Axa Outlook Reduced to Negative by Fitch on Lower Rates
The outlook for the Paris-based company was cut from stable on “concerns about the group’s ability to improve profitability, notably in the context of low interest rates,” the ratings firm said yesterday in a statement.
Falling yields for fixed-income securities have hurt insurers’ investment income as proceeds from maturing bonds are reinvested at lower rates. The yield on the 10-year government bond in France has declined to 2.26 percent from about 3.14 percent at the end of last year. The yield on the 10-year U.S. Treasury is at 1.69 percent, down from 1.88 percent.
Axa is expanding in Asia, seeking 10 percent annual growth in per-share operating earnings through 2015. Axa and Allianz SE, Europe’s biggest insurers, reported profits that beat analysts’ estimates in the first half of the year, helped by higher earnings at their life and health businesses.
Fitch said Axa’s operating profits have grown over four years because of a more-favorable underwriting environment in non-saving related businesses. Further improvement will be a “major challenge” in the low-interest rate environment, the ratings company said. Guillaume Borie, a spokesman for Axa, declined to comment.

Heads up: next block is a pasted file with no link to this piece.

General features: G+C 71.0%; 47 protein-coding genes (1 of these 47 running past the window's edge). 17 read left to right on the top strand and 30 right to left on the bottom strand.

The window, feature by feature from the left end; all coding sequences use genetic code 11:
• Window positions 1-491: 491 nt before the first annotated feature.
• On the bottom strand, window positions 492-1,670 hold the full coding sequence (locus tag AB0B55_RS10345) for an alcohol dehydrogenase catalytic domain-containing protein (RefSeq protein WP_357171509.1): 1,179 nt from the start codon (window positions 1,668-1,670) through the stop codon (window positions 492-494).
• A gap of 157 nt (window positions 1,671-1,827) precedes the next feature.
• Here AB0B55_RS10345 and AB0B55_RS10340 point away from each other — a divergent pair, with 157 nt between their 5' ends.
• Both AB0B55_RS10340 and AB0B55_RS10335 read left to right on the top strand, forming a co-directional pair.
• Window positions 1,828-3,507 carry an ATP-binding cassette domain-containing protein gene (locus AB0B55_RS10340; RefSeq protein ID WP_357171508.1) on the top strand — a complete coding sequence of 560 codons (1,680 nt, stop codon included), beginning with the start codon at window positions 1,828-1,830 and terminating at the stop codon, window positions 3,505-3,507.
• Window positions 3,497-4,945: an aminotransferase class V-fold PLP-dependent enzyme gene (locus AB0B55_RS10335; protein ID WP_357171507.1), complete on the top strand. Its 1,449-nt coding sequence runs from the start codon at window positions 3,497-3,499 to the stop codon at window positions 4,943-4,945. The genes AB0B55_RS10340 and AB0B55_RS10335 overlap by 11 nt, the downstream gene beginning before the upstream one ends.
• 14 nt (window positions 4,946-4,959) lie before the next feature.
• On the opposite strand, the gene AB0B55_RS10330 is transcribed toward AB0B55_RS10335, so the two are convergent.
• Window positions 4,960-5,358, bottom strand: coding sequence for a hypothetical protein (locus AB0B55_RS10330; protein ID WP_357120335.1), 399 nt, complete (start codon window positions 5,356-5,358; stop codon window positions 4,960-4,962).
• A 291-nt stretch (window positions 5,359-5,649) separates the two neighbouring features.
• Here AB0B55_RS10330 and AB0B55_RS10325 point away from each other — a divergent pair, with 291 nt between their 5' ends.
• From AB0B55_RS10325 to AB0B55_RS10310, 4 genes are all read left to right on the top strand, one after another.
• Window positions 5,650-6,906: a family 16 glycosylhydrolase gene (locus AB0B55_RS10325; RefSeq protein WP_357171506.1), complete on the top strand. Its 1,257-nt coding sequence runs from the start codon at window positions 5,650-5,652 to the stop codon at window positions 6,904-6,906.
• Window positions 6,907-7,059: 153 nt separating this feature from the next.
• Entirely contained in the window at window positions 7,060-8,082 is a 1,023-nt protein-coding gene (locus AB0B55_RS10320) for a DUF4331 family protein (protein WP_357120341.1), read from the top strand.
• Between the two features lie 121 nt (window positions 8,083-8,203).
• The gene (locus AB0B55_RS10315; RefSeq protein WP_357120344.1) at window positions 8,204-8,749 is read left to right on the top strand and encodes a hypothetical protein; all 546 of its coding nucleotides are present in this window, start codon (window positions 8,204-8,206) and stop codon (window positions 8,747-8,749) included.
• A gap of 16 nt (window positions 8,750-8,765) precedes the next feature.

Life insurers are paying the price for guarantees made to U.S. variable-annuity clients before 2008, when stock markets were in the midst of a five-year rally and the yield on the 10- year Treasury was more than 4 percent. Liabilities climbed as yields dropped below 2 percent, making it harder for insurers to generate returns to cover the obligations.
Axa’s U.S. results are “volatile due to the company’s variable annuity business, which has been impacted by low interest rates, equity market volatility, and lower-than- expected lapses,” the ratings firm said. “Management’s steps to reduce variable annuity risk and volatility will contribute to more stable statutory earnings in the longer term.”
The Axa Equitable unit in the U.S. has said it plans to offer a payment to clients who cancel their standalone guaranteed death benefit riders on some contracts issued between 2002 and 2007.
The insurer declined 0.1 percent to 12.34 euros at 1:38 p.m. in Paris. It has advanced 23 percent this year, compared with the 16 percent gain by insurance companies in the Bloomberg World Insurance Index. (BWINSU)
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